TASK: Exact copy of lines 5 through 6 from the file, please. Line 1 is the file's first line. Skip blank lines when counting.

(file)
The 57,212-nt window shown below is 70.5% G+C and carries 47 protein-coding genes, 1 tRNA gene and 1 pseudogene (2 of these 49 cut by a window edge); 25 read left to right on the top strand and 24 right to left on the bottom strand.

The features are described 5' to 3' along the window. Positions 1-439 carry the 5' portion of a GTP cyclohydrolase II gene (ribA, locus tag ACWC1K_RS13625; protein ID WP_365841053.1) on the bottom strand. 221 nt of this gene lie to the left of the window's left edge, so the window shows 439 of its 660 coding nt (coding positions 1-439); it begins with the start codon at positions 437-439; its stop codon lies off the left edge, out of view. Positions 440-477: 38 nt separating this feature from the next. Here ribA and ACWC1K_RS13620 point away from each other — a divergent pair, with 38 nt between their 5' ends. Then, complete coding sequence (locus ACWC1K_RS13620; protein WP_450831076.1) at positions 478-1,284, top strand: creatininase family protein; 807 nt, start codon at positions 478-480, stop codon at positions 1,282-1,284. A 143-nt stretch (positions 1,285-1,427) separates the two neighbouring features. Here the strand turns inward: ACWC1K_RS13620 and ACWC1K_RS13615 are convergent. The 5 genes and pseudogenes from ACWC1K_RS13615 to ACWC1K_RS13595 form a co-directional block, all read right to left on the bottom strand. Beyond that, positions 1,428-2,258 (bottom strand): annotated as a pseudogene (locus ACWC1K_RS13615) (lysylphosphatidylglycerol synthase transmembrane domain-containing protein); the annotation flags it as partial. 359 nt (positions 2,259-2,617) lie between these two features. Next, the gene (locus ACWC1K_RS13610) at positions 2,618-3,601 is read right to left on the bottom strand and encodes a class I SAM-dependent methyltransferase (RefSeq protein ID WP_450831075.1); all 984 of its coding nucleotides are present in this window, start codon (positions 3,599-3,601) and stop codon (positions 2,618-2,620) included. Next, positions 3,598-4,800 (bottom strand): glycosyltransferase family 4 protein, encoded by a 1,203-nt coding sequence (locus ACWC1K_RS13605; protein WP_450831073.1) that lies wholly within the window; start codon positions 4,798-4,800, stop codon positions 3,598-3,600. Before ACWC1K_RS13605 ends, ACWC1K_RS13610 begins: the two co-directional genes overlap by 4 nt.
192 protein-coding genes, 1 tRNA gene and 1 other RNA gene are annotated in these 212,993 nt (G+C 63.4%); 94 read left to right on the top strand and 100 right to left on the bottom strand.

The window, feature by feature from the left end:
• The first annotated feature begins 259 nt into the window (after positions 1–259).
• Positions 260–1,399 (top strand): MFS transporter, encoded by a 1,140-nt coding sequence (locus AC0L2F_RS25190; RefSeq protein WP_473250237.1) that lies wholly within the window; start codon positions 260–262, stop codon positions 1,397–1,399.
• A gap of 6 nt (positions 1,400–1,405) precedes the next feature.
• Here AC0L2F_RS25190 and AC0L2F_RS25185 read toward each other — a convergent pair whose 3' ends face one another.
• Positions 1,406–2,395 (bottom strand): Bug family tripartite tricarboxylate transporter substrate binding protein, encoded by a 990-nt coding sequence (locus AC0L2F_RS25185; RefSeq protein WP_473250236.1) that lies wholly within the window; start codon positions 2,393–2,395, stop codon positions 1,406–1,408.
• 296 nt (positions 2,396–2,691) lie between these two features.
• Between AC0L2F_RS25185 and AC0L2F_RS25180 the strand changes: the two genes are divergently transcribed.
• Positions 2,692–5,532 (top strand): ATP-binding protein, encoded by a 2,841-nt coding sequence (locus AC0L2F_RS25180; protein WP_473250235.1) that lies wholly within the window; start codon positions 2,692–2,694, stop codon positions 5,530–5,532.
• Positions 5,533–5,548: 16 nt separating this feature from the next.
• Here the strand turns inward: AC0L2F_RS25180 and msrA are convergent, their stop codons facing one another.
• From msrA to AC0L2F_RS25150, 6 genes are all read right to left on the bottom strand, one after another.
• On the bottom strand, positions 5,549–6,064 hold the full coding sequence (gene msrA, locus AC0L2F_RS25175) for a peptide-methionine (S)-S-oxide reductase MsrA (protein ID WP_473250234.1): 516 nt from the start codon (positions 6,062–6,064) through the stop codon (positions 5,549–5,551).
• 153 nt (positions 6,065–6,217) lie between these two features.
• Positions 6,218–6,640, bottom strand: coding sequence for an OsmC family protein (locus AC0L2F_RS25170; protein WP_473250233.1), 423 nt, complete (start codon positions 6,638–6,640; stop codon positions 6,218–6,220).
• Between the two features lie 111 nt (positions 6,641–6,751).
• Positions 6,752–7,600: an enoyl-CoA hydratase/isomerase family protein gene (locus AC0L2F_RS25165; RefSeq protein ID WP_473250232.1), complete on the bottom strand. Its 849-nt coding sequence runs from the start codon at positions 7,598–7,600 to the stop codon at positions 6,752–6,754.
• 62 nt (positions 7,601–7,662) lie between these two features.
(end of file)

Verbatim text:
• The first annotated feature begins 259 nt into the window (after positions 1–259).
• Positions 260–1,399 (top strand): MFS transporter, encoded by a 1,140-nt coding sequence (locus AC0L2F_RS25190; RefSeq protein WP_473250237.1) that lies wholly within the window; start codon positions 260–262, stop codon positions 1,397–1,399.